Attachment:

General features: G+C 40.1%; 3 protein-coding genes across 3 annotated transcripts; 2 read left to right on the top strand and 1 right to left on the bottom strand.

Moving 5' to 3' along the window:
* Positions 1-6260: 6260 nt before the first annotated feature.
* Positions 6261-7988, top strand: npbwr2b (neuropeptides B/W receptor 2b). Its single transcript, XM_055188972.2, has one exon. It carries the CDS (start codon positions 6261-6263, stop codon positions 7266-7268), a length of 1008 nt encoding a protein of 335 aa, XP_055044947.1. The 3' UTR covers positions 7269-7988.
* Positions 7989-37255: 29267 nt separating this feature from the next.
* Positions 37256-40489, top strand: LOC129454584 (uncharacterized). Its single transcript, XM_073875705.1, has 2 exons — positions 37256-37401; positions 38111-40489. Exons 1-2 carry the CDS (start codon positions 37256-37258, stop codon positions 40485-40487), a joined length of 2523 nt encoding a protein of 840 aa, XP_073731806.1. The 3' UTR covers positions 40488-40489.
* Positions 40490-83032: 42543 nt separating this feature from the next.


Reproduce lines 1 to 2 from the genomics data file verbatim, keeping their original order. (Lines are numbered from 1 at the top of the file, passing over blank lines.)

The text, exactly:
General features: G+C 40.1%; 3 protein-coding genes across 3 annotated transcripts; 2 read left to right on the top strand and 1 right to left on the bottom strand.

Moving 5' to 3' along the window: